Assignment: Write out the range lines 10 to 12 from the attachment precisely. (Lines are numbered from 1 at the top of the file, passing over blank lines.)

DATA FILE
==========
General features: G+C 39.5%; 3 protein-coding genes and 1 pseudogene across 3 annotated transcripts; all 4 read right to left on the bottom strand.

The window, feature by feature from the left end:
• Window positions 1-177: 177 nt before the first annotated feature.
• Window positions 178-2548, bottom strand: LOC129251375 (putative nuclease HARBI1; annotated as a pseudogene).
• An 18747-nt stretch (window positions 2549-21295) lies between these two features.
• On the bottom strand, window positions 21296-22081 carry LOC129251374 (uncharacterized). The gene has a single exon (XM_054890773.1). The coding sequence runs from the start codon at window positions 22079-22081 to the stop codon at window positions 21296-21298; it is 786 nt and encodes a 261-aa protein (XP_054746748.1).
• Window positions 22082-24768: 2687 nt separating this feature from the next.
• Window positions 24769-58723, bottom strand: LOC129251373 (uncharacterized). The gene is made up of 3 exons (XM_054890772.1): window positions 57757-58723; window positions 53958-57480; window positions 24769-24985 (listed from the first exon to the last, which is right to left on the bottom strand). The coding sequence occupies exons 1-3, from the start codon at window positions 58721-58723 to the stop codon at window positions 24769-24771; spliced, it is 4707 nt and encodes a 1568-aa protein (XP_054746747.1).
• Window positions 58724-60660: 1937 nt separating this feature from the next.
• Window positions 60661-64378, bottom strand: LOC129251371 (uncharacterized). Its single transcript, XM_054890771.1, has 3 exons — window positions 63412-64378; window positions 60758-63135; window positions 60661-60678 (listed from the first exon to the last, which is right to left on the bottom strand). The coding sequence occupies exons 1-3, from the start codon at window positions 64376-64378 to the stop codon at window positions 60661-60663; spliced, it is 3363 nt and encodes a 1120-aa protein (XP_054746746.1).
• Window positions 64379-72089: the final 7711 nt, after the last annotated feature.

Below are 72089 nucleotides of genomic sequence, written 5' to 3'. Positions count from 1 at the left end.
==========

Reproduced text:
• Window positions 60661-64378, bottom strand: LOC129251371 (uncharacterized). Its single transcript, XM_054890771.1, has 3 exons — window positions 63412-64378; window positions 60758-63135; window positions 60661-60678 (listed from the first exon to the last, which is right to left on the bottom strand). The coding sequence occupies exons 1-3, from the start codon at window positions 64376-64378 to the stop codon at window positions 60661-60663; spliced, it is 3363 nt and encodes a 1120-aa protein (XP_054746746.1).
• Window positions 64379-72089: the final 7711 nt, after the last annotated feature.

Below are 72089 nucleotides of genomic sequence, written 5' to 3'. Positions count from 1 at the left end.